Teachers initially model and scaffold the learning before giving the children the opportunity 

to practise the skills needed for them to write independently. Intentional monitoring is used throughout the lessons to provide the children with timely and constructive feedback, having immediate impact on their writing progression. The use of Alan Peat sentence types helps to develop the structural and technical knowledge of language and provides a framework for progression to more discerning use of different sentence constructs.  

Big Write

At the Marist we follow the Big Write approach to writing. This approach focuses on the importance of talk and oral rehearsal prior to writing. Children are given a real purpose for writing and there are high expectations of all pupils. In the lead up to the writing lessons, time is spent on teaching accurate basic skills in spelling, punctuation, grammar and writing. During and after each Big Write session, the children are given regular and meaningful feedback and targets are reset.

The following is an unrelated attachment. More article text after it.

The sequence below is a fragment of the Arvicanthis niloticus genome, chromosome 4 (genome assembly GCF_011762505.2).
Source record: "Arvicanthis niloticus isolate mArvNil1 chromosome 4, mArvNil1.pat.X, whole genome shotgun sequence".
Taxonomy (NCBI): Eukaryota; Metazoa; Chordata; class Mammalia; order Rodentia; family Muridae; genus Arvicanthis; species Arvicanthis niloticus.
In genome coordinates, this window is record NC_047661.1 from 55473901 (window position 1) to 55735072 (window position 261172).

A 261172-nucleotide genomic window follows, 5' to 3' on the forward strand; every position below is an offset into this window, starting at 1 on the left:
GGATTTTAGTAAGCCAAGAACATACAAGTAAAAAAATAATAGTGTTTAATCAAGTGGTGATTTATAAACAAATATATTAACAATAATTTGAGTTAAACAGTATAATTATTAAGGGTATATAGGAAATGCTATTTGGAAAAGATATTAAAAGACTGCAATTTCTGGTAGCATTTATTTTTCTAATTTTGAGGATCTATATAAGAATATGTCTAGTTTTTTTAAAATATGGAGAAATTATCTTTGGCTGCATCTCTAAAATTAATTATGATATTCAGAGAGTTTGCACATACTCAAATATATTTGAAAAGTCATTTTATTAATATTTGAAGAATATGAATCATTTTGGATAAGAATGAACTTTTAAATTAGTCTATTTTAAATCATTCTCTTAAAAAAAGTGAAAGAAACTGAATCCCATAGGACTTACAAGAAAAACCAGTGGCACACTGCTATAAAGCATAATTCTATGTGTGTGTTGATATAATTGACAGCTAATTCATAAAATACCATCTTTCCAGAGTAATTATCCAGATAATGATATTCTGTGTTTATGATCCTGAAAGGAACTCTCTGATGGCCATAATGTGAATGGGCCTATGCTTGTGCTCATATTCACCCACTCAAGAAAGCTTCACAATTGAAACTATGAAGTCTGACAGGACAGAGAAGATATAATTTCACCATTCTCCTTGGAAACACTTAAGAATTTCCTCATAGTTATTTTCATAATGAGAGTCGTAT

The stimulus for writing can be a photo, a picture, a video clip, or an experience and is generally linked to the high-quality text being studied in class. Lessons during the week lead up to the Friday Big Write. The task is sent home on a Thursday to allow children to discuss their ideas with parents and to orally rehearse their writing. Time is allocated after the Big Write for editing and responding to feedback. Certain pieces are selected to be published (written up in best).

Spelling: Our spelling curriculum follows National Curriculum guidelines developing the children’s understanding of the rules of spelling and the common exception words required in each year group. Children in the early years follow RWInc to become proficient in decoding words in order to spell them using their fingers to count out the number of sounds. Children in Years 2-6 receive a spelling list at the start of the spelling week which are systematically taught throughout the week. Spellings are sent home as part of homework and children are tested each week.  The school also uses Spelling Shed to encourage the children to practise their spelling and to further embed the spelling rules.